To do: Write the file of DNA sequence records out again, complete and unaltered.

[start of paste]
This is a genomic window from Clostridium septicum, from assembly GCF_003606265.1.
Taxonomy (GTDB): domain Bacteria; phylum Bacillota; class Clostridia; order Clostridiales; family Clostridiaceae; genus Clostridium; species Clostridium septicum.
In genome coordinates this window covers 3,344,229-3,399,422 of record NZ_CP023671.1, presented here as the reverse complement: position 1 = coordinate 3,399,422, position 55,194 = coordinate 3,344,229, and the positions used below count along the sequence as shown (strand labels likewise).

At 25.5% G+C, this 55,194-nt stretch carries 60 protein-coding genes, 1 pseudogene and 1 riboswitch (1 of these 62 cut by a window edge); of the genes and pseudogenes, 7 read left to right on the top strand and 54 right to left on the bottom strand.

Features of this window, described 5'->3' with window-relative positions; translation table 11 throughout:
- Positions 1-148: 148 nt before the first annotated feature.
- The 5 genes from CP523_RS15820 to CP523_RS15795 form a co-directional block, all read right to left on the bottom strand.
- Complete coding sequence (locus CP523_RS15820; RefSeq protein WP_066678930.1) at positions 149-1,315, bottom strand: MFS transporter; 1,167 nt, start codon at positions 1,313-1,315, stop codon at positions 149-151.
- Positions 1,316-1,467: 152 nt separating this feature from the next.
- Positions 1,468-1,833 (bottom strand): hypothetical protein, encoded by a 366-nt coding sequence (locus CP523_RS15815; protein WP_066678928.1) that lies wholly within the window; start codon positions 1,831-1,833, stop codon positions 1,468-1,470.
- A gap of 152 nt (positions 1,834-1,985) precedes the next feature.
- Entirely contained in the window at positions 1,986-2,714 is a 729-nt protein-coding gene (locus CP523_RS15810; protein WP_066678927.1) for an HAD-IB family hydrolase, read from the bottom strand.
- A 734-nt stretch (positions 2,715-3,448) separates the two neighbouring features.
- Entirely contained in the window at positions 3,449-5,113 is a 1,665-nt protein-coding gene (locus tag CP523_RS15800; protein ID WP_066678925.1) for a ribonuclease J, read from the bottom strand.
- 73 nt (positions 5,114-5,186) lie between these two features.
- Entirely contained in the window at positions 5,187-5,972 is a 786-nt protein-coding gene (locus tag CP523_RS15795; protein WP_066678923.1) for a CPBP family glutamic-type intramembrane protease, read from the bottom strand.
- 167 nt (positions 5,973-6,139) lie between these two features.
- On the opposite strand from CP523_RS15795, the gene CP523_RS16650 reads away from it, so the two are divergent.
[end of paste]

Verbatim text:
This is a genomic window from Clostridium septicum, from assembly GCF_003606265.1.
Taxonomy (GTDB): domain Bacteria; phylum Bacillota; class Clostridia; order Clostridiales; family Clostridiaceae; genus Clostridium; species Clostridium septicum.
In genome coordinates this window covers 3,344,229-3,399,422 of record NZ_CP023671.1, presented here as the reverse complement: position 1 = coordinate 3,399,422, position 55,194 = coordinate 3,344,229, and the positions used below count along the sequence as shown (strand labels likewise).

At 25.5% G+C, this 55,194-nt stretch carries 60 protein-coding genes, 1 pseudogene and 1 riboswitch (1 of these 62 cut by a window edge); of the genes and pseudogenes, 7 read left to right on the top strand and 54 right to left on the bottom strand.

Features of this window, described 5'->3' with window-relative positions; translation table 11 throughout:
- Positions 1-148: 148 nt before the first annotated feature.
- The 5 genes from CP523_RS15820 to CP523_RS15795 form a co-directional block, all read right to left on the bottom strand.
- Complete coding sequence (locus CP523_RS15820; RefSeq protein WP_066678930.1) at positions 149-1,315, bottom strand: MFS transporter; 1,167 nt, start codon at positions 1,313-1,315, stop codon at positions 149-151.
- Positions 1,316-1,467: 152 nt separating this feature from the next.
- Positions 1,468-1,833 (bottom strand): hypothetical protein, encoded by a 366-nt coding sequence (locus CP523_RS15815; protein WP_066678928.1) that lies wholly within the window; start codon positions 1,831-1,833, stop codon positions 1,468-1,470.
- A gap of 152 nt (positions 1,834-1,985) precedes the next feature.
- Entirely contained in the window at positions 1,986-2,714 is a 729-nt protein-coding gene (locus CP523_RS15810; protein WP_066678927.1) for an HAD-IB family hydrolase, read from the bottom strand.
- A 734-nt stretch (positions 2,715-3,448) separates the two neighbouring features.
- Entirely contained in the window at positions 3,449-5,113 is a 1,665-nt protein-coding gene (locus tag CP523_RS15800; protein ID WP_066678925.1) for a ribonuclease J, read from the bottom strand.
- 73 nt (positions 5,114-5,186) lie between these two features.
- Entirely contained in the window at positions 5,187-5,972 is a 786-nt protein-coding gene (locus tag CP523_RS15795; protein WP_066678923.1) for a CPBP family glutamic-type intramembrane protease, read from the bottom strand.
- 167 nt (positions 5,973-6,139) lie between these two features.
- On the opposite strand from CP523_RS15795, the gene CP523_RS16650 reads away from it, so the two are divergent.